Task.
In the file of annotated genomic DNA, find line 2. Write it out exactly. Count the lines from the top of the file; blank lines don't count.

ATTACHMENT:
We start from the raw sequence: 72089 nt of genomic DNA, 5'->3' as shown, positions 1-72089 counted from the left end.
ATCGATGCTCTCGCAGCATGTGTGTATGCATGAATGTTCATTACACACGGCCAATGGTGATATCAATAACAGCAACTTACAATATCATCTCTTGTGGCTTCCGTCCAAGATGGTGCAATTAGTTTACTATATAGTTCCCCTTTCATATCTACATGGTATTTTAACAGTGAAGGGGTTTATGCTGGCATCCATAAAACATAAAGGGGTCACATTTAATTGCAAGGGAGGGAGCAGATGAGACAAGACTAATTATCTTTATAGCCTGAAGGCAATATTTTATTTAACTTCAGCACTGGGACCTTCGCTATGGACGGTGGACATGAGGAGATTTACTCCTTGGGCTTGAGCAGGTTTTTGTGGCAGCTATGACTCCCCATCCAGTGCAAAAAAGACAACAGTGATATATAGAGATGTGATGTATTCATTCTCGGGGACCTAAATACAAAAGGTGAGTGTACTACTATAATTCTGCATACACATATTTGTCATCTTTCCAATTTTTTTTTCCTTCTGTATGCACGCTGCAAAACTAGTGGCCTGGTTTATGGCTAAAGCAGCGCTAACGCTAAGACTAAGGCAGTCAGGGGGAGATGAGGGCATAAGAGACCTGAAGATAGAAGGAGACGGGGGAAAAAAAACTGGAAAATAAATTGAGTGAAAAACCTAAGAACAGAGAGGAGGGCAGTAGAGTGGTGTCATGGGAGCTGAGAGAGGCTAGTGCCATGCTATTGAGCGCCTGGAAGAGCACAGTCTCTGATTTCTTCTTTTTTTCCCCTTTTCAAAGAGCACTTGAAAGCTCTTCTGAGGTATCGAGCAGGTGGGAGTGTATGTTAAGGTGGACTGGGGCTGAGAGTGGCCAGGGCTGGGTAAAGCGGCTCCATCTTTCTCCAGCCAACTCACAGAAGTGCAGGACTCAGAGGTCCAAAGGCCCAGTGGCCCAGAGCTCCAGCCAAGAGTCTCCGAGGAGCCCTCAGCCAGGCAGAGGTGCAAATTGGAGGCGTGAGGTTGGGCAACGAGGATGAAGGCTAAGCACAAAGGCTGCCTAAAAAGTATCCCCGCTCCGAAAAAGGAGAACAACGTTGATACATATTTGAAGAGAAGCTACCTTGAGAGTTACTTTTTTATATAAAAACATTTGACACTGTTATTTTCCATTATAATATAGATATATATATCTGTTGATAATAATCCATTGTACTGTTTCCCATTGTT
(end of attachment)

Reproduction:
ATCGATGCTCTCGCAGCATGTGTGTATGCATGAATGTTCATTACACACGGCCAATGGTGATATCAATAACAGCAACTTACAATATCATCTCTTGTGGCTTCCGTCCAAGATGGTGCAATTAGTTTACTATATAGTTCCCCTTTCATATCTACATGGTATTTTAACAGTGAAGGGGTTTATGCTGGCATCCATAAAACATAAAGGGGTCACATTTAATTGCAAGGGAGGGAGCAGATGAGACAAGACTAATTATCTTTATAGCCTGAAGGCAATATTTTATTTAACTTCAGCACTGGGACCTTCGCTATGGACGGTGGACATGAGGAGATTTACTCCTTGGGCTTGAGCAGGTTTTTGTGGCAGCTATGACTCCCCATCCAGTGCAAAAAAGACAACAGTGATATATAGAGATGTGATGTATTCATTCTCGGGGACCTAAATACAAAAGGTGAGTGTACTACTATAATTCTGCATACACATATTTGTCATCTTTCCAATTTTTTTTTCCTTCTGTATGCACGCTGCAAAACTAGTGGCCTGGTTTATGGCTAAAGCAGCGCTAACGCTAAGACTAAGGCAGTCAGGGGGAGATGAGGGCATAAGAGACCTGAAGATAGAAGGAGACGGGGGAAAAAAAACTGGAAAATAAATTGAGTGAAAAACCTAAGAACAGAGAGGAGGGCAGTAGAGTGGTGTCATGGGAGCTGAGAGAGGCTAGTGCCATGCTATTGAGCGCCTGGAAGAGCACAGTCTCTGATTTCTTCTTTTTTTCCCCTTTTCAAAGAGCACTTGAAAGCTCTTCTGAGGTATCGAGCAGGTGGGAGTGTATGTTAAGGTGGACTGGGGCTGAGAGTGGCCAGGGCTGGGTAAAGCGGCTCCATCTTTCTCCAGCCAACTCACAGAAGTGCAGGACTCAGAGGTCCAAAGGCCCAGTGGCCCAGAGCTCCAGCCAAGAGTCTCCGAGGAGCCCTCAGCCAGGCAGAGGTGCAAATTGGAGGCGTGAGGTTGGGCAACGAGGATGAAGGCTAAGCACAAAGGCTGCCTAAAAAGTATCCCCGCTCCGAAAAAGGAGAACAACGTTGATACATATTTGAAGAGAAGCTACCTTGAGAGTTACTTTTTTATATAAAAACATTTGACACTGTTATTTTCCATTATAATATAGATATATATATCTGTTGATAATAATCCATTGTACTGTTTCCCATTGTT